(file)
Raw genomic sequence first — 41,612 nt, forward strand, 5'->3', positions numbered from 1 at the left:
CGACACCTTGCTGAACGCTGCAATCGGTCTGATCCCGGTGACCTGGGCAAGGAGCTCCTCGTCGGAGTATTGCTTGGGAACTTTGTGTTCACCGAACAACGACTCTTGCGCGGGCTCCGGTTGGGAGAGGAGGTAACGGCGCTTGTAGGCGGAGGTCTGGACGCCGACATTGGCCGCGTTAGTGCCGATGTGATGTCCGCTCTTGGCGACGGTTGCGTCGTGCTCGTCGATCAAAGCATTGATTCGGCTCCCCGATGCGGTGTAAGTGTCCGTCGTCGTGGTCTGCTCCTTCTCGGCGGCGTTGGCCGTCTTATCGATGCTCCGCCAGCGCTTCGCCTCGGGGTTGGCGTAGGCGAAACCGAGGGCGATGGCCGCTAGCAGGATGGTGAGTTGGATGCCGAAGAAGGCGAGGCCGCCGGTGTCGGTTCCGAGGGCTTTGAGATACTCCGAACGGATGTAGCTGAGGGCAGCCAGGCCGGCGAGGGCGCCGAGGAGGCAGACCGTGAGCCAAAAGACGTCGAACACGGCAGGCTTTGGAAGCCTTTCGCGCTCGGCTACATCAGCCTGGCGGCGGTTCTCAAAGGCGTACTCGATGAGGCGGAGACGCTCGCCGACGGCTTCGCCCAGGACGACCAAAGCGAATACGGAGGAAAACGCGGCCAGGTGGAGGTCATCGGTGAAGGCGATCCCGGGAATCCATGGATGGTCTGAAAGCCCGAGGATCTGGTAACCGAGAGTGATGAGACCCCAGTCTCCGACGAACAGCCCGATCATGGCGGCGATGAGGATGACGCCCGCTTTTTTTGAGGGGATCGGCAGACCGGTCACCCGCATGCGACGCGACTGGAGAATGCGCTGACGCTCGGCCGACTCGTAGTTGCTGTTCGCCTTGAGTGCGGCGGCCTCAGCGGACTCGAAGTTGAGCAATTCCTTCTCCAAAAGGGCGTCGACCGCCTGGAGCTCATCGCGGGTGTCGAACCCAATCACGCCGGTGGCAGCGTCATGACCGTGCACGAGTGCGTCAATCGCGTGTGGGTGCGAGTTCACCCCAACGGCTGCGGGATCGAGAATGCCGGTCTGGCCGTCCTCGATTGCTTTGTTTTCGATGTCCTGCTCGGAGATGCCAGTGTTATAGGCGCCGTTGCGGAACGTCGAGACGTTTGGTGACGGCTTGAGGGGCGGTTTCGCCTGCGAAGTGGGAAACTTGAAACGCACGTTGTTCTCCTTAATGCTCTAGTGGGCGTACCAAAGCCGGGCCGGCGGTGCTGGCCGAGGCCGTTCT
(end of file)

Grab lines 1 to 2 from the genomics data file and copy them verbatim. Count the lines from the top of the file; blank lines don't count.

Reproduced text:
Raw genomic sequence first — 41,612 nt, forward strand, 5'->3', positions numbered from 1 at the left:
CGACACCTTGCTGAACGCTGCAATCGGTCTGATCCCGGTGACCTGGGCAAGGAGCTCCTCGTCGGAGTATTGCTTGGGAACTTTGTGTTCACCGAACAACGACTCTTGCGCGGGCTCCGGTTGGGAGAGGAGGTAACGGCGCTTGTAGGCGGAGGTCTGGACGCCGACATTGGCCGCGTTAGTGCCGATGTGATGTCCGCTCTTGGCGACGGTTGCGTCGTGCTCGTCGATCAAAGCATTGATTCGGCTCCCCGATGCGGTGTAAGTGTCCGTCGTCGTGGTCTGCTCCTTCTCGGCGGCGTTGGCCGTCTTATCGATGCTCCGCCAGCGCTTCGCCTCGGGGTTGGCGTAGGCGAAACCGAGGGCGATGGCCGCTAGCAGGATGGTGAGTTGGATGCCGAAGAAGGCGAGGCCGCCGGTGTCGGTTCCGAGGGCTTTGAGATACTCCGAACGGATGTAGCTGAGGGCAGCCAGGCCGGCGAGGGCGCCGAGGAGGCAGACCGTGAGCCAAAAGACGTCGAACACGGCAGGCTTTGGAAGCCTTTCGCGCTCGGCTACATCAGCCTGGCGGCGGTTCTCAAAGGCGTACTCGATGAGGCGGAGACGCTCGCCGACGGCTTCGCCCAGGACGACCAAAGCGAATACGGAGGAAAACGCGGCCAGGTGGAGGTCATCGGTGAAGGCGATCCCGGGAATCCATGGATGGTCTGAAAGCCCGAGGATCTGGTAACCGAGAGTGATGAGACCCCAGTCTCCGACGAACAGCCCGATCATGGCGGCGATGAGGATGACGCCCGCTTTTTTTGAGGGGATCGGCAGACCGGTCACCCGCATGCGACGCGACTGGAGAATGCGCTGACGCTCGGCCGACTCGTAGTTGCTGTTCGCCTTGAGTGCGGCGGCCTCAGCGGACTCGAAGTTGAGCAATTCCTTCTCCAAAAGGGCGTCGACCGCCTGGAGCTCATCGCGGGTGTCGAACCCAATCACGCCGGTGGCAGCGTCATGACCGTGCACGAGTGCGTCAATCGCGTGTGGGTGCGAGTTCACCCCAACGGCTGCGGGATCGAGAATGCCGGTCTGGCCGTCCTCGATTGCTTTGTTTTCGATGTCCTGCTCGGAGATGCCAGTGTTATAGGCGCCGTTGCGGAACGTCGAGACGTTTGGTGACGGCTTGAGGGGCGGTTTCGCCTGCGAAGTGGGAAACTTGAAACGCACGTTGTTCTCCTTAATGCTCTAGTGGGCGTACCAAAGCCGGGCCGGCGGTGCTGGCCGAGGCCGTTCT